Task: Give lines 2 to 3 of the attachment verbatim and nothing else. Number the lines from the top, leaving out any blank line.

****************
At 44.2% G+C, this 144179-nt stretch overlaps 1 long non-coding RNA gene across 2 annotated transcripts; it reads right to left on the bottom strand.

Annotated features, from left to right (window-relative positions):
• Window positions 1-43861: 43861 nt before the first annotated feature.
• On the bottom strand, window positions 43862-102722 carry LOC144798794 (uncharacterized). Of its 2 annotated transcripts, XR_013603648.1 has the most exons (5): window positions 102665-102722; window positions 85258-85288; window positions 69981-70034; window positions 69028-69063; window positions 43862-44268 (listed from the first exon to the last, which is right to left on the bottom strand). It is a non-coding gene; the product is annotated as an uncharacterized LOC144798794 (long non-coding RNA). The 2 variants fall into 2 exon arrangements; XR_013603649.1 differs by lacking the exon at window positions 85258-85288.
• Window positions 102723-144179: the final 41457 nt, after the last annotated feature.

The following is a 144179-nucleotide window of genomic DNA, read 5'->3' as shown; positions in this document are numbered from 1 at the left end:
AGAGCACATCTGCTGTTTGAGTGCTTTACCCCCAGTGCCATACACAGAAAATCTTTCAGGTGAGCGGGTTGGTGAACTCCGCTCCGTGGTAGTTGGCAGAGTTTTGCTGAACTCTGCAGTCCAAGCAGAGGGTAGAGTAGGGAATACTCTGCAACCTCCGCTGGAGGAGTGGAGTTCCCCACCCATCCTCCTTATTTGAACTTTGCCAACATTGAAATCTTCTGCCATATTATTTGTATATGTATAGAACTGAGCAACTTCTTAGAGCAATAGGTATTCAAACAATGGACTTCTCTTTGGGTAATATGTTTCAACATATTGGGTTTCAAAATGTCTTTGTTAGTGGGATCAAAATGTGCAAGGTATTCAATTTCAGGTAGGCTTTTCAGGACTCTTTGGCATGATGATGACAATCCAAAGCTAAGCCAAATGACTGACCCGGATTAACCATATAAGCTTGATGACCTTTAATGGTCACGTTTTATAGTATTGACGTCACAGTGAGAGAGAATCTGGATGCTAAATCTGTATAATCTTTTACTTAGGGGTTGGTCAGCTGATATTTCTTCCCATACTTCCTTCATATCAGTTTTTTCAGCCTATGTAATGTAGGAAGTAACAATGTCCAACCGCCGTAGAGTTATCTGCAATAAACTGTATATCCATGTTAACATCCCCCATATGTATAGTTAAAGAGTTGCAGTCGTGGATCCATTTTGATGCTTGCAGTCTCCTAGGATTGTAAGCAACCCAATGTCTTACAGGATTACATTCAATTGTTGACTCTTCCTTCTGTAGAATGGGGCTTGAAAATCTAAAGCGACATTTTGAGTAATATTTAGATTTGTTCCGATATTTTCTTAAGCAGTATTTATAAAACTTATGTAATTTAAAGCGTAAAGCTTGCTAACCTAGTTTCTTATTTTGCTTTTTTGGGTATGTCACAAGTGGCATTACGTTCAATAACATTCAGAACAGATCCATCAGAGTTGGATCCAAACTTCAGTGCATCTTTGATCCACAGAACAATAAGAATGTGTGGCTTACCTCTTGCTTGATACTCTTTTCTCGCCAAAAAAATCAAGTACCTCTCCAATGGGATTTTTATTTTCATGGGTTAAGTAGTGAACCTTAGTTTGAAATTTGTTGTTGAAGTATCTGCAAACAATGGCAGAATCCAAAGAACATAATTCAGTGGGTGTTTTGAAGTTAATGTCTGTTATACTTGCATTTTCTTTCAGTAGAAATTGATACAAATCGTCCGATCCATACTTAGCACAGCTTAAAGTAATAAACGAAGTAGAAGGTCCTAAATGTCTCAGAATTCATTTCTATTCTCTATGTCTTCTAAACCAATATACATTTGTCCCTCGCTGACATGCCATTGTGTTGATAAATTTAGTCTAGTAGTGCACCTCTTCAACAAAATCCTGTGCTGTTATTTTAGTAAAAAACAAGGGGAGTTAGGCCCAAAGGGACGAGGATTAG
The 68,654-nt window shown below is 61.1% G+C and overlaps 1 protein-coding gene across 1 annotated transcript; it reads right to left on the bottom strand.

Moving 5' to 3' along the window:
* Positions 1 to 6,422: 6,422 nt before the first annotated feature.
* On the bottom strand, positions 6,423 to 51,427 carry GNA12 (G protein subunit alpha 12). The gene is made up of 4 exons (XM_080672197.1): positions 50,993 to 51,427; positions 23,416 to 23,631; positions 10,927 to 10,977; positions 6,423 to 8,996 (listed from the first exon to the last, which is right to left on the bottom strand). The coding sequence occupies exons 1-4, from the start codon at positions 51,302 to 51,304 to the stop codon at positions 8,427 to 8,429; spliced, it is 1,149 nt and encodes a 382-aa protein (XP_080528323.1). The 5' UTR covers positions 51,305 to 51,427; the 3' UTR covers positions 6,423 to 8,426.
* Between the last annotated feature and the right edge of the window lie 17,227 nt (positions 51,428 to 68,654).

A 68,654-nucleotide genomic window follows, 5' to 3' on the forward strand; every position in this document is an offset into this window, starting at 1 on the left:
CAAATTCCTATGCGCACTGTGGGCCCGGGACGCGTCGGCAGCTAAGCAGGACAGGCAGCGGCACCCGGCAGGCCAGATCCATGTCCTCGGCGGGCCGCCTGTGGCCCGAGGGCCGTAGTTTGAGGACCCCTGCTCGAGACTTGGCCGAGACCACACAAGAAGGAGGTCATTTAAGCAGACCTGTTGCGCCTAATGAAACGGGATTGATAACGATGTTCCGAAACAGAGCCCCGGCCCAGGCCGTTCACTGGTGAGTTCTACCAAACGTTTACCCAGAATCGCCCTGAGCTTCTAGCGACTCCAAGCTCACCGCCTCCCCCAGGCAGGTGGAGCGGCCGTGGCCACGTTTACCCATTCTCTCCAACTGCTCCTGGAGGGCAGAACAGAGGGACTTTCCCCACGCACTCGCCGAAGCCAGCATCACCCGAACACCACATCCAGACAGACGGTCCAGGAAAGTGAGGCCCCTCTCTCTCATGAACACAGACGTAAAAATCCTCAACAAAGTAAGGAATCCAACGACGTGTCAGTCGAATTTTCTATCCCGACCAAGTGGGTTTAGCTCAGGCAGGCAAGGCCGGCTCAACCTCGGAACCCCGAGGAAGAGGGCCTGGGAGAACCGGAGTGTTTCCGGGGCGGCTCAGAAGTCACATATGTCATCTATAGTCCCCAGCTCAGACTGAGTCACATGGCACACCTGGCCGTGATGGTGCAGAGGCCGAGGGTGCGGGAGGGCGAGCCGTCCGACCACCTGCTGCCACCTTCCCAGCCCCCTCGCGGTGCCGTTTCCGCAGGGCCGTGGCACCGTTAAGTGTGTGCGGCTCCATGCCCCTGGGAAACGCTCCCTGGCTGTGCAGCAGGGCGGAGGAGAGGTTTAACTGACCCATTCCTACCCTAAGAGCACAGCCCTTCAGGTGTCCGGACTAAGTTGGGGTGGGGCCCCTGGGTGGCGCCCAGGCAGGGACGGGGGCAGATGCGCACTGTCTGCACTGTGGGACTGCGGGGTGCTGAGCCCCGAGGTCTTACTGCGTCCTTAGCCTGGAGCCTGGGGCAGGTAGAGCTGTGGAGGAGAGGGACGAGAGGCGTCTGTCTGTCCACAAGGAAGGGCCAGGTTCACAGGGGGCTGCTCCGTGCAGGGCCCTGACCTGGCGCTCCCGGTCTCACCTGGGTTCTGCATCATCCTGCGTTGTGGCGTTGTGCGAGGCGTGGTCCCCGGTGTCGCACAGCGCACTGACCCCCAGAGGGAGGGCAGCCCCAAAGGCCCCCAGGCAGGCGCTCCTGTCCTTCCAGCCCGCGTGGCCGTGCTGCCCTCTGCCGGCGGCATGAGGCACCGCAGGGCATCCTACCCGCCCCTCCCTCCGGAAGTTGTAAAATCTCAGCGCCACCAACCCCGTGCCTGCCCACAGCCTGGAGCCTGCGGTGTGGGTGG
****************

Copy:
Annotated features, from left to right (window-relative positions):
• Window positions 1-43861: 43861 nt before the first annotated feature.